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Think pink for breast health
Pink Sunday focuses on faith community
Published Wednesday, April 6, 2011 4:52 pm
by Ryanne Persinger

Dr. Yvette Bessent has dealt with patients who have been diagnosed with breast cancer.

Bessent, an obstetrician and gynecologist at NorthCross OB/GYN in Huntersville, reminds clients that waiting is never helpful when it comes to breast health. She recommends her patients to get mammograms at 35, then annually at age 40 unless there is a family history.

“I still have a patient that thanks me for saving her life,” Bessent said. “Did I save her life? No. But I am very aggressive with patients when it comes to breast health.”

At 35, her client had breast cancer.

“If she had waited until 40 to have a mammogram she probably would have had a lump,” Bessent said. “She could have had a wider focus of breast cancer.”

On Sunday, African American churches are going pink to get the word out about breast cancer and breast health. Bessent is attending the event at her church, The Park Ministries.

Over 100 churches in Mecklenburg, Cabarrus, Lincoln and Gaston counties will participate in the Susan G. Komen for the Cure Charlotte affiliate’s second Pink Sunday.

“We’re providing free educational materials on breast health,” said Mary Hamrick, Komen’s community outreach coordinator manager. “Then each church can plan their own Pink Sunday program.”

Some churches will have speakers; some will host pink receptions, and others will have various activities. Congregations will dress in pink.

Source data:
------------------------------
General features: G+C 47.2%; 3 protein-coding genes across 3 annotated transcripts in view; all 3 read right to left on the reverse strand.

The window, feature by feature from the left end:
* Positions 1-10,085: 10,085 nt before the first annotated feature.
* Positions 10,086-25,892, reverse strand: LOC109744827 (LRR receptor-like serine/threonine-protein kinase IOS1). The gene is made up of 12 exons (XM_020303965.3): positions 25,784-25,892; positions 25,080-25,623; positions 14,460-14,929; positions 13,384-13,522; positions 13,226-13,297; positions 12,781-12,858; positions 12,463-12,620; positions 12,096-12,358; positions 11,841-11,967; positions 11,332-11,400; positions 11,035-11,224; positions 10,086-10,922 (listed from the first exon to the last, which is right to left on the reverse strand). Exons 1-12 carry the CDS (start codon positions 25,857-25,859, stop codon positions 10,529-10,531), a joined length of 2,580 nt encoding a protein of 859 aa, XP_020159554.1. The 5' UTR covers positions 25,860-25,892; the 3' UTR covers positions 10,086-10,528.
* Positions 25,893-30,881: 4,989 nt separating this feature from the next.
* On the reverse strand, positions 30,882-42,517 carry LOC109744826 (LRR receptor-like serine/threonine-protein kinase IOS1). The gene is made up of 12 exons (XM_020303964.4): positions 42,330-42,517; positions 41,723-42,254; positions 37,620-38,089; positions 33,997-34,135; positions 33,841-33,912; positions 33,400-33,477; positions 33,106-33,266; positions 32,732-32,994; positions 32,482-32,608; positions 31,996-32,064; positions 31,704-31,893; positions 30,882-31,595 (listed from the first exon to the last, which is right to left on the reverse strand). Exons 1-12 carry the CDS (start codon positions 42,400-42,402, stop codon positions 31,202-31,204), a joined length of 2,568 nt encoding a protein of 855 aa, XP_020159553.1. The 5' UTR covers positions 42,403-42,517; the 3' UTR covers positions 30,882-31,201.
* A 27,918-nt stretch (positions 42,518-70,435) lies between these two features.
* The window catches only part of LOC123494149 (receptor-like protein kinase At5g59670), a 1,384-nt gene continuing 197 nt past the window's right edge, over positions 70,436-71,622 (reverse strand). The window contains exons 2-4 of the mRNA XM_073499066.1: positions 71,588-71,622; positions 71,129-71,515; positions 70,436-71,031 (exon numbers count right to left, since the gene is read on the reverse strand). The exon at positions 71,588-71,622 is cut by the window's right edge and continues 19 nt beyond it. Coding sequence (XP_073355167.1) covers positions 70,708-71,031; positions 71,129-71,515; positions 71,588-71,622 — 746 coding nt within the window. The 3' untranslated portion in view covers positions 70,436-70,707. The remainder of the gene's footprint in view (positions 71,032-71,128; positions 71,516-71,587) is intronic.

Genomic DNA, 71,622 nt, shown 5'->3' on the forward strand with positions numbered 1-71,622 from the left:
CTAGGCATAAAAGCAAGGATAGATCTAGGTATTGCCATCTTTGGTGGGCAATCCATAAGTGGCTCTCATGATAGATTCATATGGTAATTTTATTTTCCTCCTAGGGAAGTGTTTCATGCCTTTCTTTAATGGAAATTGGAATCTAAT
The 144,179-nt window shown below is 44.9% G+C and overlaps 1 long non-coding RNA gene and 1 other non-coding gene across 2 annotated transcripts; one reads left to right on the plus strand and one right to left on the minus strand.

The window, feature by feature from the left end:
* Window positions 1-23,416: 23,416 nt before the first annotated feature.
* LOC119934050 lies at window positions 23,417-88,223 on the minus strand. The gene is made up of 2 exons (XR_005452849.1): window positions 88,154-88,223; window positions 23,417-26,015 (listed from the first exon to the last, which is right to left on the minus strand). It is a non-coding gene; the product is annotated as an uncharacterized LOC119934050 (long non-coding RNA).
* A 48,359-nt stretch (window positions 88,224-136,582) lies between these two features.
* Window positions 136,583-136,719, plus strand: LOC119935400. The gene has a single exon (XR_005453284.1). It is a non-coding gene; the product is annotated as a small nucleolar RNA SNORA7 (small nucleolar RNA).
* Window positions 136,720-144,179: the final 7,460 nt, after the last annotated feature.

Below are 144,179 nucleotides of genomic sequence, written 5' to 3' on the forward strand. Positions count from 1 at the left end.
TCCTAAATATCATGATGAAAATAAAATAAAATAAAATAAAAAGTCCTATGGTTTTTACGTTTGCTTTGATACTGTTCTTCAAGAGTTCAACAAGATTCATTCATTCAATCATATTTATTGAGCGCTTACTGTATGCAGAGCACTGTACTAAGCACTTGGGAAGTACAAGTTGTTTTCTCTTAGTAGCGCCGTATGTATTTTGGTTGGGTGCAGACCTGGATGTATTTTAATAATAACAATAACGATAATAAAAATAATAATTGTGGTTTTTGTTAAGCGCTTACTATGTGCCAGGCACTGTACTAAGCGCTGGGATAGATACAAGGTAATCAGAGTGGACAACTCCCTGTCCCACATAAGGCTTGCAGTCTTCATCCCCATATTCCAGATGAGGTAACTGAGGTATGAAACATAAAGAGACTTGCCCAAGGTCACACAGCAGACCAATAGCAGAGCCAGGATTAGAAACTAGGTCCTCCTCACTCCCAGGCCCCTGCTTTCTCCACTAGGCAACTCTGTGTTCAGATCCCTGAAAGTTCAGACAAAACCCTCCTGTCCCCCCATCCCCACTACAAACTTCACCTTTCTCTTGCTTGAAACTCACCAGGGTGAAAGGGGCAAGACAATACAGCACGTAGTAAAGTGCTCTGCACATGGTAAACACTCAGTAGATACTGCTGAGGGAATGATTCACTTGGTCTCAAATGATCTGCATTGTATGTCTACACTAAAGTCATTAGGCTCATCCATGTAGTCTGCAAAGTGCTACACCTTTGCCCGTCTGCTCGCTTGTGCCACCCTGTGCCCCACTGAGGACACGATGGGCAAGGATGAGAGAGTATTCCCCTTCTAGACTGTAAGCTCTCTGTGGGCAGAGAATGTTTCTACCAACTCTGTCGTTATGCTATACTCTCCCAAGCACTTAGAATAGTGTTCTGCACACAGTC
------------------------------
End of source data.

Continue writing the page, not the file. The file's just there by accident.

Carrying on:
“We just want to make sure women know what they’re supposed to be doing and where to get help if they need any services,” Hamrick said. “We know that African American women are diagnosed less often than other ethnicities but they actually have a higher mortality rate. We feel it’s important to spread the word on early detection and sharing breast health awareness in the African American community.”

According to Komen Charlotte:

• Only 49 percent of black women have reported having a mammogram within the past year.

• African American women in Mecklenburg County are diagnosed with Stage IV breast cancer at twice the rate of other populations, thereby underscoring the importance of awareness and early detection.

Bessent, a Komen Charlotte board member, says women often aren’t aware of what Komen does.

“Komen is here for them,” she said. “The whole purpose is for this organization to be used as a resource.”

If nothing else, Bessent urges women to conduct a self-breast exam after their monthly cycle; and if you feel a lump, go to a doctor for a mammogram.

“African Americans are so much more prominently affected by breast cancer because we get diagnosed later and more aggressively,” Bessent added. “And remember, you don’t need a doctor’s order to get a mammogram.”

For more information, call (704) 347-8181.

Also: Sisterhood of survivors

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